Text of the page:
Filed under: Media Pranks, Pranksters
Update from news.softpedia.com, September 21, 2010: David Letterman Was In on the Joaquin Phoenix Hoax
Documentary? Better Call It Performance Art
by Michael Cieply
The New York Times
September 16, 2010
Casey Affleck wants to come clean.
South Pasadena, Calif. His new movie, “I’m Still Here,” was performance. Almost every bit of it. Including Joaquin Phoenix’s disturbing appearance on David Letterman’s late-night show in 2009, Mr. Affleck said in a candid interview at a cafe here on Thursday morning.
“It’s a terrific performance, it’s the performance of his career,” Mr. Affleck said. He was speaking of Mr. Phoenix’s two-year portrayal of himself — on screen and off — as a bearded, drug-addled aspiring rap star, who, as Mr. Affleck tells it, put his professional life on the line to star in a bit of “gonzo filmmaking” modeled on the reality-bending journalism of Hunter S. Thompson.
“I’m Still Here” was released last week by Magnolia Pictures to scathing reviews by a number of critics, including Roger Ebert, who wrote that the film was “a sad and painful documentary that serves little useful purpose other than to pound another nail into the coffin.”
“The reviews were so angry,” said Mr. Affleck, who attributed much of the hostility to his own long silence about a film that left more than a few viewers wondering what was real — The drugs? The hookers? The childhood home-movie sequences in the beginning? — and what was not.
Virtually none of it was real. Not even the opening shots, supposedly of Mr. Phoenix and his siblings swimming in a water hole in Panama. That, Mr. Affleck said, was actually shot in Hawaii with actors, then run back and forth on top of an old videocassette recording of “Paris, Texas” to degrade the images.
“I never intended to trick anybody,” said Mr. Affleck, an intense 35-year-old who spoke over a meat-free, cheese-free vegetable sandwich on Thursday. “The idea of a quote, hoax, unquote, never entered my mind.”
Still, he acknowledged that Mr. Letterman was not in on the joke when Mr. Phoenix, on Feb. 11, 2009, seemed to implode his own career by showing up in character as a mumbling, aimless star gone wrong.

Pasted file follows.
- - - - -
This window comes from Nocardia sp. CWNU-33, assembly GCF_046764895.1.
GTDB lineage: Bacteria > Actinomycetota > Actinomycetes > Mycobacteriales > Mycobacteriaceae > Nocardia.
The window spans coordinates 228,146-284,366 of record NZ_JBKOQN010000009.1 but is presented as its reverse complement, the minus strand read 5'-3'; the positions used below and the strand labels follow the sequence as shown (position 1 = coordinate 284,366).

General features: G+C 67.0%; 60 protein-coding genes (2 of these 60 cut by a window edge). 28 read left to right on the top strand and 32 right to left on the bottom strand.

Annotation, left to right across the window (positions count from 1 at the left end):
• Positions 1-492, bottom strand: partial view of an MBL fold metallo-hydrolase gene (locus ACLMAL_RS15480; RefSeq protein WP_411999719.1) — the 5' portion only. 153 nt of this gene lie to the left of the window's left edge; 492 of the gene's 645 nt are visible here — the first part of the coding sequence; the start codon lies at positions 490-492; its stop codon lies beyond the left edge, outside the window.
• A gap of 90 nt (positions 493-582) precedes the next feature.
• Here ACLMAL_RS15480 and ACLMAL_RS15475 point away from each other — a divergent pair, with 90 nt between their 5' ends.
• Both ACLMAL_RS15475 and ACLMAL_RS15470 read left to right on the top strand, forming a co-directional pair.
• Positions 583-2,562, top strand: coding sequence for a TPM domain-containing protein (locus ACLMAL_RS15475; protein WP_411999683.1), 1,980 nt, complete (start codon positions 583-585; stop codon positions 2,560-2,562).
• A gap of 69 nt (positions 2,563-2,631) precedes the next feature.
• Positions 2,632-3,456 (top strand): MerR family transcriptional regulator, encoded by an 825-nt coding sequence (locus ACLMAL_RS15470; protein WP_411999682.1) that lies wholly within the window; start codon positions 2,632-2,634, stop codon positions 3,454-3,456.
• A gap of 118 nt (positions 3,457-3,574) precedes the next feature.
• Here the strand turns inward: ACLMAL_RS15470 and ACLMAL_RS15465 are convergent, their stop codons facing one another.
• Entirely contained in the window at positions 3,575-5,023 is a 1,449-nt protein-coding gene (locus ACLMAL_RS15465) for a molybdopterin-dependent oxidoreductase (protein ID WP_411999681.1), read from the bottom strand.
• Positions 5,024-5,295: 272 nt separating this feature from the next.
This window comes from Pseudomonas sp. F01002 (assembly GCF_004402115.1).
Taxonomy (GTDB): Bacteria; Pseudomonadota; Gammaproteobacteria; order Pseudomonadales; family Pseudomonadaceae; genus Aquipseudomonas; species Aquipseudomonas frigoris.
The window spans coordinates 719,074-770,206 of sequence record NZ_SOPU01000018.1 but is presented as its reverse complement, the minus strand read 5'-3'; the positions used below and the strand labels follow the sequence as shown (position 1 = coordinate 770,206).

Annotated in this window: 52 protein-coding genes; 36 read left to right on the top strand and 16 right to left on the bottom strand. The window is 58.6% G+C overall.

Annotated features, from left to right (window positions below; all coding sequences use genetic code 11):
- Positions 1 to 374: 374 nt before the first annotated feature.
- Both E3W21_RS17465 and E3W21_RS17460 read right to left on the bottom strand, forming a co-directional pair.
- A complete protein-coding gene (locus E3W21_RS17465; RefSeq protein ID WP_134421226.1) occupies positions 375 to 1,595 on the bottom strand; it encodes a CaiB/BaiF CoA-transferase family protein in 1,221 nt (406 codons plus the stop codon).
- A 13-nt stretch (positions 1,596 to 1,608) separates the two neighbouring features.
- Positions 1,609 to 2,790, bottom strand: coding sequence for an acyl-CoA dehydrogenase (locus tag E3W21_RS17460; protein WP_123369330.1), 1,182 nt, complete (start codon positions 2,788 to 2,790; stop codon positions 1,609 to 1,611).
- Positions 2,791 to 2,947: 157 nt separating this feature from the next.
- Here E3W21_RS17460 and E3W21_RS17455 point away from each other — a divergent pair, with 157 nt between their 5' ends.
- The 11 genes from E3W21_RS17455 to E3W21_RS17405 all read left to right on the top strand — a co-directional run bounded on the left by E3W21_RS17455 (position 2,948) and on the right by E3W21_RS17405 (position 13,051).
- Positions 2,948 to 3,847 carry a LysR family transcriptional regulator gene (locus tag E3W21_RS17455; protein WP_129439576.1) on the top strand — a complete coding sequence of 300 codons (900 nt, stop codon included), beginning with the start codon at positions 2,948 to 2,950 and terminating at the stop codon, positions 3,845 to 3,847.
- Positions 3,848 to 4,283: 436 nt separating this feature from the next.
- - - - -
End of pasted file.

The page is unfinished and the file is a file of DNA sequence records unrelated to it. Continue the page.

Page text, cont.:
That was just three years after he had received an Oscar nomination for his spot-on performance as Johnny Cash in “Walk the Line,” and memories of the film were fresh enough to induce shock in the millions who watched him on the show and in later Internet replays.
Mr. Letterman summed up the interview: “Joaquin, I’m sorry you couldn’t be here tonight.”
Asked whether Mr. Phoenix would be in character for his return to Mr. Letterman’s program on Wednesday, Mr. Affleck said, “No, no, no.” And Mr. Letterman has not talked with Mr. Phoenix about the coming appearance, he added. Most mockumentaries, in the way of “This Is Spinal Tap,” wear their foolishness on their sleeves, leaving no doubt about their character as fiction. But Mr. Affleck, who is married to Mr. Phoenix’s sister and has been his friend for almost 20 years, said he wanted audiences to experience the film’s narrative, about the disintegration of celebrity, without the clutter of preconceived notions.
So he said little in interviews. “We wanted to create a space,” he said. “You believe what’s happening is real.”
As the film progresses, Mr. Affleck explained, subtle cues were supposed to provide hints of his real intention. Camera techniques, extremely raw at the beginning, become more sophisticated as the film goes on, for instance.
“There were multiple takes, these are performances,” Mr. Affleck said of unsettling sequences in which Mr. Phoenix appears to snort drugs, consort with hookers, and hunt to the ground an assistant who has betrayed him to the press — again, mostly actors.
But the movie never quite showed its hand. “There was no wink,” Mr. Affleck said.
One of the trickier elements was to win the cooperation of Mr. Phoenix’s agent, Patrick Whitesell, of William Morris Endeavor Entertainment. On telling Mr. Whitesell that he planned to make everybody believe that a prized client “has lost his mind and make him as unattractive as possible, you would think he would have me killed immediately,” Mr. Affleck said.
But Mr. Whitesell, instead, took a part in the film.
Mr. Phoenix’s unconventional background may have helped convince some that the film was true. Now 35, he was one of five children in a free-spirited family that bounced from life in a religious cult through a time when the siblings worked as street performers. Mr. Phoenix’s brother River, also an actor, died of a drug overdose in 1993. His sister Summer eventually married Mr. Affleck.
In the film Mr. Phoenix is often called “J. P.,” both an attempt at a rap stage name and the inevitable shorthand of a star’s inner world. At one point in the film Mr. Phoenix howls at his crew in exasperation: “J. P. is all of us.”
As Mr. Affleck now makes clear, he is actually none of us — which is something of a relief.
But Mr. Phoenix may now have his work cut out for him when it comes to repairing an image that was marred by what Mr. Affleck portrays as his best performance. The Los Angeles Times reported this week that Mr. Phoenix, who makes much of abandoning his screen career in the film, is fielding offers for new roles.
Mr. Affleck, for his part, will return to acting for a while, probably in a film for Andrew Dominik, who directed “The Assassination of Jesse James by the Coward Robert Ford,” for which Mr. Affleck received an Oscar nomination.
At least one element in the film was genuine, Mr. Affleck said. That was a snippet of a home movie that showed Mr. Phoenix and his very young siblings performing, Jackson Five style, on the streets of Los Angeles.
The rest, Mr. Affleck said, clearly requires a bit more understanding than he has allowed the viewers to date. “It is a hard movie to watch,” he said.